Issues at Stake in British Election

Key issues in the British election campaign:



Prime Minister Tony Blair's Labour Party (search) government stands by the decision to go to war in Iraq, even though no weapons of mass destruction being found. It says British troops should remain in the country to help the new government restore order.

The Conservative Party (search) backed the U.S.-led invasion and agrees British troops should stay in Iraq. Leader Michael Howard has accused Blair of lying about intelligence on Iraqi weapons of mass destruction and the legal case for war.

The Liberal Democrats (search) opposed the war, and leader Charles Kennedy advocates a phased withdrawal of British troops.



Labour has pledged to maintain low interest rates, low unemployment and low inflation. It says there won't be income tax rises, but won't rule out other tax increases.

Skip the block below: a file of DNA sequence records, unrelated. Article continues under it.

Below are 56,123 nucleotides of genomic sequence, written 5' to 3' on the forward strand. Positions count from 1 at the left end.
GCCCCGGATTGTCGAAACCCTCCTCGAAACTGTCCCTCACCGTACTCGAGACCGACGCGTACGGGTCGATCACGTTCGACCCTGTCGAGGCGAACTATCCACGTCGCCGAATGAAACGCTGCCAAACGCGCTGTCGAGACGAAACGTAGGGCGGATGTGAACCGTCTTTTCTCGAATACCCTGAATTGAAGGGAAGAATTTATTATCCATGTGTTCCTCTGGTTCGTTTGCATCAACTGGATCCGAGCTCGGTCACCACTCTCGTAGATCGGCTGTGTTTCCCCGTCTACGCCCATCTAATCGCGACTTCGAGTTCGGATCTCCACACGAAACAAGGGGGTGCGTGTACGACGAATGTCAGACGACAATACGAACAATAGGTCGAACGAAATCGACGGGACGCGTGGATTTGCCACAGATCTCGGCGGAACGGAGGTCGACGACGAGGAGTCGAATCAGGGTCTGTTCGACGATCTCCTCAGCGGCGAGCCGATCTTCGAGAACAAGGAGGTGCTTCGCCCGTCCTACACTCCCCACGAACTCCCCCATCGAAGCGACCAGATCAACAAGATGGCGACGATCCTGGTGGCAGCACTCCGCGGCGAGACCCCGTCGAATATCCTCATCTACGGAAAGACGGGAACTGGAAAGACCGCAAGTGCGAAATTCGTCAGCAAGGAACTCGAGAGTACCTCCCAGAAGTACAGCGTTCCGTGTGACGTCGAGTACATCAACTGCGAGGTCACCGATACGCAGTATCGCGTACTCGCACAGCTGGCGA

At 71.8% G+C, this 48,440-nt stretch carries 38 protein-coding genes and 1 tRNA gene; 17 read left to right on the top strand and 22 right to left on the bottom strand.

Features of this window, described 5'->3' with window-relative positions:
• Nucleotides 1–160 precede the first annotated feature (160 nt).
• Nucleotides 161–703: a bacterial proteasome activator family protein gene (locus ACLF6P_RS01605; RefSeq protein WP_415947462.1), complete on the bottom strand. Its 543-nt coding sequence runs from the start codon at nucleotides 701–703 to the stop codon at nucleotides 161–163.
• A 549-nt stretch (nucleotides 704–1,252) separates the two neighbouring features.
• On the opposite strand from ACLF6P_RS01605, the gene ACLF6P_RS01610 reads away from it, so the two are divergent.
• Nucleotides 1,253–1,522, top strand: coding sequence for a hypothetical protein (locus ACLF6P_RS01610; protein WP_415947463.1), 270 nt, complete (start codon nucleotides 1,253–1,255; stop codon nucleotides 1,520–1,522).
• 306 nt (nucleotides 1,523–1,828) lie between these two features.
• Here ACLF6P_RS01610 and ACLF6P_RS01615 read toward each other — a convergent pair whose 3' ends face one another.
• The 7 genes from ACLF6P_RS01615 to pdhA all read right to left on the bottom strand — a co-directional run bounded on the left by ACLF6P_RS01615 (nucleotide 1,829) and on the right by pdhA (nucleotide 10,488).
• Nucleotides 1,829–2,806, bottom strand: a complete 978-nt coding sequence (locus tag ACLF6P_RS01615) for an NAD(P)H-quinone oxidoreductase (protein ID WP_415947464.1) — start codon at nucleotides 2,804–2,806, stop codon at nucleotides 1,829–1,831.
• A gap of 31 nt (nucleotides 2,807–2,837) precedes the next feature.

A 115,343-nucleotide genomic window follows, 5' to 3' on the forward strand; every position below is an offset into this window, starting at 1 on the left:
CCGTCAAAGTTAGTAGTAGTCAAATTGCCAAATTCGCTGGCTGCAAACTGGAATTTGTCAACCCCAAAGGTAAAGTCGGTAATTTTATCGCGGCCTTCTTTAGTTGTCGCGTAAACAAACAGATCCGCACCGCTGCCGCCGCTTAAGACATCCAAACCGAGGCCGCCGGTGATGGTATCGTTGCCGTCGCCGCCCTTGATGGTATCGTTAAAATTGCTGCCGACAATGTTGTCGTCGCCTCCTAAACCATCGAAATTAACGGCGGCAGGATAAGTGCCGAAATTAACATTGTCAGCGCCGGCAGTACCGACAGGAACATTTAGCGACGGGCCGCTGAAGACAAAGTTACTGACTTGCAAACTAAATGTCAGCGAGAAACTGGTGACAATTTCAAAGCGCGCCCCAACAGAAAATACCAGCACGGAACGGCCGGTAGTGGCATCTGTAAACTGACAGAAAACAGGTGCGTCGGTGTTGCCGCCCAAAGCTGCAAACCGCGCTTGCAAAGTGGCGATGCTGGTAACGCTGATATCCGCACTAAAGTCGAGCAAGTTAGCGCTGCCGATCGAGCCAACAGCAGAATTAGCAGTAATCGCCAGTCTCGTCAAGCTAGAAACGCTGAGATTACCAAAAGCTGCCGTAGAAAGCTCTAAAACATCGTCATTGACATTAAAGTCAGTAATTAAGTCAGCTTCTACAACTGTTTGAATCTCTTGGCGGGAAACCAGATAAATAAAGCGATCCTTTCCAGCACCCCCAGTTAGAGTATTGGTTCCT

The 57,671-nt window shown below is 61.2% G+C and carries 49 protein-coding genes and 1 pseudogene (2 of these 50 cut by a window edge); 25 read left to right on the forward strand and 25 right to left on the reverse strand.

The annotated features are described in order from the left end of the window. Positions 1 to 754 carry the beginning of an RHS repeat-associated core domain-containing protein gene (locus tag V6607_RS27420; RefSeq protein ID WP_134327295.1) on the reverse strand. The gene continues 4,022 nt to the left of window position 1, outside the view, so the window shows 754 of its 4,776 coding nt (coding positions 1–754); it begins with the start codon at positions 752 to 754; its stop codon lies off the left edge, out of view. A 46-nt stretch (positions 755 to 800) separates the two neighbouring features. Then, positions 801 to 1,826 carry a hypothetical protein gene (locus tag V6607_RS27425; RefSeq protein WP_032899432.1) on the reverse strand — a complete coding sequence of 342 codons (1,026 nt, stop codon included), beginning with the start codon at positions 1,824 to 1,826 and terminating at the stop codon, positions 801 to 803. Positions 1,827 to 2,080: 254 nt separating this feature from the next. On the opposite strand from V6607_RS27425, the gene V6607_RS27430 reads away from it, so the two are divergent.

The Conservatives plan to cut taxes and trim "wasteful" government spending.

The Liberal Democrats propose a tax boost for earnings over $190,000 a year.



Labour plans tighter immigration controls so only English-speaking skilled workers would be allowed to settle permanently. It promises to speed up deportation of failed asylum seekers.

The Conservatives propose an annual quota for immigrants and want to withdraw from the 1951 U.N. Refugee Convention, which obliges countries to take in asylum seekers based on need.

The Liberal Democrats say asylum seekers should be allowed to work, so that they don't rely on state benefits while their claims are processed.



Labour promises a further 20,000 police support staff, compulsory drug testing and treatment for some offenders.

The Conservatives pledge 40,000 extra police officers, 20,000 more prison places and a tenfold increase in capacity at drug rehabilitation centers.

The Liberal Democrats promise 10,000 extra police, decriminalization of marijuana use and more education in prison.


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